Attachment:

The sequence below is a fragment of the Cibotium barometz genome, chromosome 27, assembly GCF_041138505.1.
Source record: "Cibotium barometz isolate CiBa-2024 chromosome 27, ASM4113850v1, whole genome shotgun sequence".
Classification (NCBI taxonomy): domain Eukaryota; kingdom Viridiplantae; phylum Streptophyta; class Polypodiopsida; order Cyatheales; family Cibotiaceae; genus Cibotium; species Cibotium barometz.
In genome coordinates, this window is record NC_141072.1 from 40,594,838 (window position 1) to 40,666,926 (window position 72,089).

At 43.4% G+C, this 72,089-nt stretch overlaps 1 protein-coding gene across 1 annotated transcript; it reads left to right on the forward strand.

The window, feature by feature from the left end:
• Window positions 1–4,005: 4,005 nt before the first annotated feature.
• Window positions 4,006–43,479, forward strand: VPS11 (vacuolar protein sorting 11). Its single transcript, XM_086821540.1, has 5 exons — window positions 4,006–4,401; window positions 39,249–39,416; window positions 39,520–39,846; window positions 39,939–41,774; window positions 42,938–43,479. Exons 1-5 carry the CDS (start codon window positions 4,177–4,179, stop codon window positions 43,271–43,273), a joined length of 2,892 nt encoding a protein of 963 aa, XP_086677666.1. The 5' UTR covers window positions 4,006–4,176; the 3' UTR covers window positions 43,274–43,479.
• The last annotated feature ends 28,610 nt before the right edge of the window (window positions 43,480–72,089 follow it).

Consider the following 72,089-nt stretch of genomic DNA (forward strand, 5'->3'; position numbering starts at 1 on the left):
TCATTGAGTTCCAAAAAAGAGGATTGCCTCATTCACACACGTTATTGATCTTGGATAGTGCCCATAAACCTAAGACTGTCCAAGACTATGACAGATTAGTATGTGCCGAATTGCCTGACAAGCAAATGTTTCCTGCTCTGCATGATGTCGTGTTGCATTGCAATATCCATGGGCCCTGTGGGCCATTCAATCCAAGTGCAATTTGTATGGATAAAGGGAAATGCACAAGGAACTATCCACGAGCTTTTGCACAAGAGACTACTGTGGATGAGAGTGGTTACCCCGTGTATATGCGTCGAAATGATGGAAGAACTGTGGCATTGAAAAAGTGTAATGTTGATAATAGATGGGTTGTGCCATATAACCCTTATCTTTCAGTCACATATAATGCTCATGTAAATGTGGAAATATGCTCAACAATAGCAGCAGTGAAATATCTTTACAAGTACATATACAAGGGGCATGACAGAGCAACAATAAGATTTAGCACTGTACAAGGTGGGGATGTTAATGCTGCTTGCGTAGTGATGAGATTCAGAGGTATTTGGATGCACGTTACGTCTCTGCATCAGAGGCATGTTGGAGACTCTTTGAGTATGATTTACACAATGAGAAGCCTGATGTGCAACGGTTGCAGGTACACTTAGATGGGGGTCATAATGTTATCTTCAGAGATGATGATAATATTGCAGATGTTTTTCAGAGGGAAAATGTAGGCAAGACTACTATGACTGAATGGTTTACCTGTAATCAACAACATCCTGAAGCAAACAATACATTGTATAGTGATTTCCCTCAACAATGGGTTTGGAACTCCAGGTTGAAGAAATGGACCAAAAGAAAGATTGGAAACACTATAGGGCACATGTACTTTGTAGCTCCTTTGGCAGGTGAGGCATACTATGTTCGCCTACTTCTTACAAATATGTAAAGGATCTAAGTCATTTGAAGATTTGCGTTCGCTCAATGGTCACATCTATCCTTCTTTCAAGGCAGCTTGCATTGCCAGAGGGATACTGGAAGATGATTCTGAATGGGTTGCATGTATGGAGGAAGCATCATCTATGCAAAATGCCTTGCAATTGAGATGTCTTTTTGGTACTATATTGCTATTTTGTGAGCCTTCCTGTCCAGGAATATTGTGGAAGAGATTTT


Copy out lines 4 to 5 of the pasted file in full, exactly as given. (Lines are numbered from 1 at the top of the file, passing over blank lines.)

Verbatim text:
In genome coordinates, this window is record NC_141072.1 from 40,594,838 (window position 1) to 40,666,926 (window position 72,089).

At 43.4% G+C, this 72,089-nt stretch overlaps 1 protein-coding gene across 1 annotated transcript; it reads left to right on the forward strand.